Category: December

COME BLOW YOUR HORN, START CELEBRATIN’

December 31 in history:

The days of traditional street lamps were numbered after December 31st, 1879, when Thomas Edison demonstrated incandescent street lamps in Menlo Park, New Jersey.

A crystal ball with electric lights was used to count down to the new year in Manhattan’s Times Square for the first time on December 31st, 1907.  Fireworks had been used for a few years before they got the idea of “dropping the ball” to mark the stroke of midnight.

England actually does “ring in” a new year by airing the midnight chimes of the bell “Big Ben” over BBC Radio.  That broadcasting tradition was born on New Year’s Eve of 1923.

Another famous “Ben” from England was born on December 31st, 1943: actor Ben Kingsley, whose birth name was Krishna Bhanji.  Kingsley won an Oscar for playing the title role in Gandhi, and he’s been featured in Schindler’s List and Bugsy.  

Sir Ben Kingsley shares a New Year’s Eve birthday with Sir Anthony Hopkins (born 1937), best known for winning the Oscar as Hannibal Lecter in The Silence of the Lambs. Hopkins also has played real people from Hitler to Hitchcock, and Nixon to John Quincy Adams.  Hopkins and Kingsley were among five Oscar winners who jointly honored the Best Actor nominees at the Academy Awards in February of 2009.

The Best Actor winner from 1944, Bing Crosby, became the first singer to perform the song “Cabaret” on U.S. network television, on the New Year’s Eve 1966 broadcast of “The Hollywood Palace” on ABC.  The title song from the popular Kander and Ebb musical included special lyrics written for the occasion:

“We’ll pop the cork, and toast the year
At 12 o’clock, start celebratin’
Nineteen sixty-seven’s waitin.'”

A New Year’s themed episode of the “M*A*S*H” TV series from December of 1980 condenses an entire year of the Korean War for the 4077th into a single half-hour.  Two stars of the series died on New Year’s Eve in consecutive years.  Wayne Rogers (born 1933), who played “Trapper John” McIntyre, died December 31st, 2015…and one year later, William Christopher (born 1932), who portrayed Father Mulcahy, passed away on New Year’s Eve.

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MONKEE BUSINESS

December 30 in history:

The deadliest theatre fire in U.S. history took more than 600 lives at the Iriquois Theatre in Chicago on December 30th, 1903.  Nearly two thousand people were attending a matinee in the reportedly “fireproof” building which had just opened a month earlier.  A piece of drapery had been ignited by a stage light, and flames spread toward the ceiling above the stage.  Many of the victims died in a rush toward exits which were locked, while other exits were not clearly marked.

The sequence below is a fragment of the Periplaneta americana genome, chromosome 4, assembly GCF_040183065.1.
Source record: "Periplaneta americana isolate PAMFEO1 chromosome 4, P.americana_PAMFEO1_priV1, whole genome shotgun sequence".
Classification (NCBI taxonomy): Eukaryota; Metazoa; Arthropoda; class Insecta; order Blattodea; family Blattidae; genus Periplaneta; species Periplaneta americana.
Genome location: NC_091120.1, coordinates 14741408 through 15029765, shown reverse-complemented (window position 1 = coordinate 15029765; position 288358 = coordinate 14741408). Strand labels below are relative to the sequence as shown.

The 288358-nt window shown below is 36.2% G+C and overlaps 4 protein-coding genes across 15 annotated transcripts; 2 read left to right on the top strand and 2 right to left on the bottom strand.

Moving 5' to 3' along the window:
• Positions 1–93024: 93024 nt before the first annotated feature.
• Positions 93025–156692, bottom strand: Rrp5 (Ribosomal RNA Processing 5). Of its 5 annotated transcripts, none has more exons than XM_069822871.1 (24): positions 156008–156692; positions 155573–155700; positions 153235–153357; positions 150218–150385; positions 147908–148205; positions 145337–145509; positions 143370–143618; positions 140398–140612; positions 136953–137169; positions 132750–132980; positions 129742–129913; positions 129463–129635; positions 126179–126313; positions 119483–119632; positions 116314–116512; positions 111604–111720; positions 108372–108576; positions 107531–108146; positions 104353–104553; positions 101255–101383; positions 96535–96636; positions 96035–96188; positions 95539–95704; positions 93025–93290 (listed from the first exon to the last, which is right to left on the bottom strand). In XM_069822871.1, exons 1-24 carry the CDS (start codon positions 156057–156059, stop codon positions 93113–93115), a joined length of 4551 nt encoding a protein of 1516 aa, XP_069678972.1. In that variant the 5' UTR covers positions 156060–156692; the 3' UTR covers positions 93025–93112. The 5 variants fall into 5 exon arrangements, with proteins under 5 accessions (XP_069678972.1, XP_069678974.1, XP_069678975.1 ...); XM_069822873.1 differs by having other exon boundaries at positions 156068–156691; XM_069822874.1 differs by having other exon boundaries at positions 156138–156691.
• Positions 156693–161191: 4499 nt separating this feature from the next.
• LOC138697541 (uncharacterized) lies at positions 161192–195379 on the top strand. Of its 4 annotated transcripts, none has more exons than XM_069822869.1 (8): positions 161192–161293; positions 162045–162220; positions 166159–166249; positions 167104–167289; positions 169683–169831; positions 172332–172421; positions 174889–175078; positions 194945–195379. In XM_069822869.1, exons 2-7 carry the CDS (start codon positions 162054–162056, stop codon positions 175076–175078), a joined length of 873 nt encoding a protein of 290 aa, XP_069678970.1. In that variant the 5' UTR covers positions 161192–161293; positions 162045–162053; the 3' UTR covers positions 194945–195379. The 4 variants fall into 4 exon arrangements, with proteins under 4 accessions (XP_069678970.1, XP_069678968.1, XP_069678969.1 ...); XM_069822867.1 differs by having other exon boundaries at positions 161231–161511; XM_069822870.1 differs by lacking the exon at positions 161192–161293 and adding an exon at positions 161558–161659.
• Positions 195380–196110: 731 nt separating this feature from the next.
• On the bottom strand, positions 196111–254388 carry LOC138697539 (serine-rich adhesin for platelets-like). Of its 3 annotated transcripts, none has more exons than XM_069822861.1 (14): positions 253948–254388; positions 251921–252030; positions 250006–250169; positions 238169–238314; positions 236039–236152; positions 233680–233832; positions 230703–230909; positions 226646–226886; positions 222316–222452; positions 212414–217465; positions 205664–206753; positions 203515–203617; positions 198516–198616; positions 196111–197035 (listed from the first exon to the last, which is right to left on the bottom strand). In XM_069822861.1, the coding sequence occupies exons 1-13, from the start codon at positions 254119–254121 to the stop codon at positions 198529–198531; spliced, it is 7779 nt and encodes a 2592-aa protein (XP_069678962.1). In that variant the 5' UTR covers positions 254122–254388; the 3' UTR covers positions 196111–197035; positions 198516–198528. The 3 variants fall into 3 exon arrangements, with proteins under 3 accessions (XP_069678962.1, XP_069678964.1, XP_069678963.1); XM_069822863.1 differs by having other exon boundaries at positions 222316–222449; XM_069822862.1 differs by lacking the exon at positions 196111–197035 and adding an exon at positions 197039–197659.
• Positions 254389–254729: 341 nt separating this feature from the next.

A history-making musical opened at the New Century Theatre in New York on December 30th, 1948.  Kiss Me, Kate, Cole Porter’s version of The Taming of the Shrew, became the first show to win a Tony Award for Best Musical.

The musical Oliver! was up for nine Tony Awards in 1963, including a nomination for Davy Jones as the Artful Dodger.  A few years later, Jones was a star of TV and records, as one member of the made-for-TV band, the Monkees.  He was born on December 30th, 1945…three years to the day after the birth of fellow Monkee Michael Nesmith.

On this date in 1966, The Monkees’ recording of “I’m a Believer” by Neil Diamond was the number-one song on the Billboard chart.

WHERE EVERYBODY KNOWS YOUR NAME

December 29 in history:

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The former Republic of Texas became the 28th state in the Union on December 29th, 1845.

The U.S. has had two presidents named Johnson…one from Texas, and one from Tennessee.  Andrew Johnson of Tennessee was born on this date in 1808.  Johnson made history as the first president to be impeached, and as the vice president who rose to the Oval Office after Abraham Lincoln’s assassination.

A 1988 mini-series about Lincoln starred Sam Waterston as President Lincoln, and Mary Tyler Moore as Mary Todd Lincoln.  Moore, born on December 29th, 1936, is best known for her comedy roles as Mary Richards on “The Mary Tyler Moore Show” and Laura Petrie on “The Dick Van Dyke Show.”  She and Waterston also worked together in the 1986 movie Just Between Friends, in which Ted Danson played her husband.  Danson, born on this date in 1947, has starred on the TV series “CSI,” “Becker,” “The Good Place,” and on “Cheers” as Boston bartender Sam Malone.

Boston was the home of the first YMCA founded in America.  Thomas Sullivan established that YMCA on December 29th, 1851, modeling it after a Y in England.

DO YOU SEE WHAT I SEE?

December 28 in history:

LEE

Galileo is thought to be the first person to have seen the planet Neptune, observing it through his telescope on December 28th, 1612.  But he is not considered the discoverer of Neptune, because he reportedly thought it was a star, instead of a planet.

An audience in Paris saw movies on December 28th, 1895, and became the first people to pay admission to watch films.  The Lumiere brothers sold tickets to a screening of scenes from everyday life in France.  We don’t know if they sold popcorn for the occasion.